Result #48: Not the step I was aiming for but an important enough step to consider this a success.

#48 I will write a second draft of Doug: A Life by year's end.

Date: 2-17-2014

Due Date: 12-31-2014

Resolution: If you are following my progress you already know that I recently completed my first novel, Doug: A Life. I'm currently taking at least a month off so that I can revisit the story with fresh eye to plan my rewrite.

The main reason I'm making this resolution now, rather than waiting until I'm ready to start, is so that I'll have to gauge on a daily basis whether or not it's time to get started based on how I feel when I write my The Daily Breaker list.

I'm also creating this resolution now is to make it public that I'm looking for readers to provide feedback for this second draft. If you are interested in reading Doug: A Life to provide said feedback drop me a line at  me@thewickerbreaker.com.

I look forward to sharing this story but in the back or my head I always fear this:

Update #1: The Conclusion

Date: 2-20-2015

When I set this resolution I wasn't fully grasping what 365 challenges would actually be like. Now that I look at the actual resolution this one was set before I determined that each resolution would be given an entire year to complete whether the realistic due date should be a day or a decade.

Being that I set this resolution to be due two months ago (ten month after setting it) I must have been feeling caught up as if I had plenty of time to accomplish this task.

After setting this resolution I put out an offer to pay ten people ten dollars each to read the first draft of Doug: A Life and provide feedback. I knew it wasn't much money but when else can you get paid anything to read an entertaining book, normally you have to pay.

I got my ten people right, all offering to read it sans pay. I then said I'd PayPal them the money upon getting feedback and then heard nothing. I thought at least one in ten would follow through.

My disappointment turned into doubt, assuming they all gave up reading because it sucks. I lost enthusiasm about the project and to an extent writing in general.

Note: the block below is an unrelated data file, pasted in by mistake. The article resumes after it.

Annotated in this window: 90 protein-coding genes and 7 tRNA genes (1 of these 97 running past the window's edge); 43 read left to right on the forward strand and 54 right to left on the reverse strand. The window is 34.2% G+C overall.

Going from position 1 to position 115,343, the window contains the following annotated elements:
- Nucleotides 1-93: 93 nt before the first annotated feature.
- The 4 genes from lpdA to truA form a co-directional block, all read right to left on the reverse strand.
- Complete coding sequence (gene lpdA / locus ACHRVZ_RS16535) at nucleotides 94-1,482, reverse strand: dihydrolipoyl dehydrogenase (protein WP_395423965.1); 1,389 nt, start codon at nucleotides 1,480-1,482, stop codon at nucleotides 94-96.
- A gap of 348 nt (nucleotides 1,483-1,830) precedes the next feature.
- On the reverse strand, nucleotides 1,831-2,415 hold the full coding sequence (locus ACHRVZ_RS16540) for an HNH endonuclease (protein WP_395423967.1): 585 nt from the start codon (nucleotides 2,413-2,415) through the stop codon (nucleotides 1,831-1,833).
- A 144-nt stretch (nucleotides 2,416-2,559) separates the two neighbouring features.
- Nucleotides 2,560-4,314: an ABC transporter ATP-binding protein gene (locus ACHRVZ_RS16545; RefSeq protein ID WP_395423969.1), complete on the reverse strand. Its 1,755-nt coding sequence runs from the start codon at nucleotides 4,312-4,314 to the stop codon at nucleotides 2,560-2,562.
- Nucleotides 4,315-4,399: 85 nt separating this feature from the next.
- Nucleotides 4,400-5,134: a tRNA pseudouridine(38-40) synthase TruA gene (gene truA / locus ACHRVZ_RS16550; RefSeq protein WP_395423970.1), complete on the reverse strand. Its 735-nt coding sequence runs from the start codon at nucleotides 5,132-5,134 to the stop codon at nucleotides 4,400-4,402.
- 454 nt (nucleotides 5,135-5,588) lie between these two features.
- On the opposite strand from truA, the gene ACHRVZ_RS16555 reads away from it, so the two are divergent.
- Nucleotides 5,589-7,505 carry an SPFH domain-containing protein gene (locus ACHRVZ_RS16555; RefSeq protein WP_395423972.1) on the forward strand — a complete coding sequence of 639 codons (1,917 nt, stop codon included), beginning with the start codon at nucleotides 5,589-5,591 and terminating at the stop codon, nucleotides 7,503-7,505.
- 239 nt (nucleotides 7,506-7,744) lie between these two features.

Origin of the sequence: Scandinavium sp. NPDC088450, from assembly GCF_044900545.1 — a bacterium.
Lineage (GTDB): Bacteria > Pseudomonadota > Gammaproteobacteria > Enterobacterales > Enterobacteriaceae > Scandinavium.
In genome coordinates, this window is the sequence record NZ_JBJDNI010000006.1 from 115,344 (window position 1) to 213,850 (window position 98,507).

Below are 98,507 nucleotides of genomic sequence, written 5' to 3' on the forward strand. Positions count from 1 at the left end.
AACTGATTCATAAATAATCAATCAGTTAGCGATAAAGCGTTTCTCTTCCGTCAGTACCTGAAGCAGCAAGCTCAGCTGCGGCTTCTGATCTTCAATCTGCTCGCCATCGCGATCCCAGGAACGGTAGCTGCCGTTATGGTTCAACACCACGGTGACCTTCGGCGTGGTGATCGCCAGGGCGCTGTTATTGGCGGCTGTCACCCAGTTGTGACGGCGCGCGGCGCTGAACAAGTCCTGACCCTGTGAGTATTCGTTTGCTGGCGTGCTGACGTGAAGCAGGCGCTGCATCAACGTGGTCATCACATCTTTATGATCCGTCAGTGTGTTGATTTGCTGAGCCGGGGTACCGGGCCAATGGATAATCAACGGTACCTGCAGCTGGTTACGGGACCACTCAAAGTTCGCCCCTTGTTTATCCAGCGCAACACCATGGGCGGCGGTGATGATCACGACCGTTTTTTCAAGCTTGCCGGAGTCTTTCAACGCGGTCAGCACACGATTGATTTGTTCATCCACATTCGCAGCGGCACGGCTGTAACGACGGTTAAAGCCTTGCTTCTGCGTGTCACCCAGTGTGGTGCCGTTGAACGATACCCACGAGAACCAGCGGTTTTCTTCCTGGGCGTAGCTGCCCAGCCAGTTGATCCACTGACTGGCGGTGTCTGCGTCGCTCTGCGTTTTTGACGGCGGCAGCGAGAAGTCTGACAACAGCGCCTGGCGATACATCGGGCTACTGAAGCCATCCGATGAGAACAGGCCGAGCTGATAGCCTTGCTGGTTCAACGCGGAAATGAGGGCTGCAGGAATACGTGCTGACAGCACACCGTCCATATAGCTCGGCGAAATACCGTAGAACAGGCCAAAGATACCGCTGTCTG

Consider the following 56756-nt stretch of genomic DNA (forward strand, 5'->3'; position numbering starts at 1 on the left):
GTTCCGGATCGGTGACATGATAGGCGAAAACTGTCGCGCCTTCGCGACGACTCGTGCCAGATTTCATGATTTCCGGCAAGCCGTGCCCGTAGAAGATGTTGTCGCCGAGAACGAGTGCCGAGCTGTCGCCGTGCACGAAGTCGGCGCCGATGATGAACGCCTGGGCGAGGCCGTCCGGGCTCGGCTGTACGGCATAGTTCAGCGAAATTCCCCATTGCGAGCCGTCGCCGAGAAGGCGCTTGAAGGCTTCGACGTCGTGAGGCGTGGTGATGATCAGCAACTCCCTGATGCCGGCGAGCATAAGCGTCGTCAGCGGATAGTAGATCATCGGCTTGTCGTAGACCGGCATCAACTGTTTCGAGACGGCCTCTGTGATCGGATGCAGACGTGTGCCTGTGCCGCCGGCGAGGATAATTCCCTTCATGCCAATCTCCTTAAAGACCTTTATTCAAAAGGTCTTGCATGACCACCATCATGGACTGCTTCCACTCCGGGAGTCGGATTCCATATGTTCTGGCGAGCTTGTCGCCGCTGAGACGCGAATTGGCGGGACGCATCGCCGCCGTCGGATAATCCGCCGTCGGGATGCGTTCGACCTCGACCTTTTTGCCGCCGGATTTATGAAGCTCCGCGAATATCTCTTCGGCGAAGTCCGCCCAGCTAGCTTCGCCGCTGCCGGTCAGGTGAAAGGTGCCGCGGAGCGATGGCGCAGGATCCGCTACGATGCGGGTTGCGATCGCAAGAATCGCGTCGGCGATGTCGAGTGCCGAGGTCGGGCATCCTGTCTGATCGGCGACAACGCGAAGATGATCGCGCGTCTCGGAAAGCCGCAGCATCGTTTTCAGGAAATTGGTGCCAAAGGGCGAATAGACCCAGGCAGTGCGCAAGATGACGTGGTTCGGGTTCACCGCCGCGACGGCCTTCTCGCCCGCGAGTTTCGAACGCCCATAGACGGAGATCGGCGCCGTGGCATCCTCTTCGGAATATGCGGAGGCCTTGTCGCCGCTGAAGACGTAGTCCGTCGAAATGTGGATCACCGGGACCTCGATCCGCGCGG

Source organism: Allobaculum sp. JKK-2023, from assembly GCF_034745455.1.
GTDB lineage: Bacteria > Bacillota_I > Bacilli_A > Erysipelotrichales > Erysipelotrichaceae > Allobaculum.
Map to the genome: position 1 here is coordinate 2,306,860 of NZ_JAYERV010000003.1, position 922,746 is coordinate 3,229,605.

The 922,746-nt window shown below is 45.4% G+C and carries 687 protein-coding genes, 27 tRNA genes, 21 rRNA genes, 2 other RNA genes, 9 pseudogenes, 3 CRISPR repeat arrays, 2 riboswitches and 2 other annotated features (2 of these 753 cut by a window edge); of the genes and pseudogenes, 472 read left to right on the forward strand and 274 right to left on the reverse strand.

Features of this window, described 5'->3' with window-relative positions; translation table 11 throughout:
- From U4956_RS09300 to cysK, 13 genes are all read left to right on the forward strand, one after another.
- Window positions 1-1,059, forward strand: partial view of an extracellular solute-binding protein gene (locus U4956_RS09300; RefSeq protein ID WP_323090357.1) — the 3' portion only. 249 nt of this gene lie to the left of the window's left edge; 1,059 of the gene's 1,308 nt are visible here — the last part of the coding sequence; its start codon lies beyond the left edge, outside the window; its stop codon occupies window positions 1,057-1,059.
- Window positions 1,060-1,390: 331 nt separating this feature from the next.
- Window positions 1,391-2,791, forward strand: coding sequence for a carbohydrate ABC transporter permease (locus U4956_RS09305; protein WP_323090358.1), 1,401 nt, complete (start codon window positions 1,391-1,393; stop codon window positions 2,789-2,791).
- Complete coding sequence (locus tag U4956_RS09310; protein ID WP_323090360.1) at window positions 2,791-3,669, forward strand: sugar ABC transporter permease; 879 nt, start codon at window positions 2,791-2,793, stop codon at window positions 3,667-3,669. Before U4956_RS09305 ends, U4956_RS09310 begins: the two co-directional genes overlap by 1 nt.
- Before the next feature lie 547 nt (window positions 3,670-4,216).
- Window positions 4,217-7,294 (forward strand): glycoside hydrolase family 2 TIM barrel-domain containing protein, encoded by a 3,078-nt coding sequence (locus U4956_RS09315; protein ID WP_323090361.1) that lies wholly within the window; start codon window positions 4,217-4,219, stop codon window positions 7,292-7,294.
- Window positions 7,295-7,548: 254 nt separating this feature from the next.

A few months later I found a Perthian Pen Pal. I felt I needed someone on the other side of the world to virtually converse with while my side of the planet was asleep. I found a friend and after a few back and forth thought she would be a good match to write a few segments of the novel.

The novel is made up of five chapters, each an adaptation of a feature length screenplay that I'd already written. I needed another writer to write the transitional chapters that lead us to our five main stories.

I have a writing convention that I have in mind for these transitions and my new pen pal seemed to be a good fit to help bring life to these binding chapters.

She's read the script and is interested in helping out. Once I share what this writing convention is it'll make more sense why it's more important to find a good fit for this role before starting my second draft but you're just going to have to trust me when I say this resolution is actually a success.

Feel free to contact me if you are interested in giving the novel a read. I'm still looking for much feedback.

Matt Bunker

I started out with a goal of becoming a paid screenwriter. I had no interest in any other aspect of filmmaking. I received and scholarship to The Vancouver Film School's Writing for Film and Television program where I graduated in 2005. I fell in love with being on set during my first non-school produced short, . I loved being around all the creative people, seeing people having fun while working. The whole liking your job was a new world to me, so I decided to give it a shot. I volunteered for any project I could, doing what ever was needed. The set was my Film School this time. While working as a PA on a feature I was informed that the DP wanted the three tallest PAs to help out in the grip and electric department. That is when I found the department that felt like the best fit for me while I continued to write.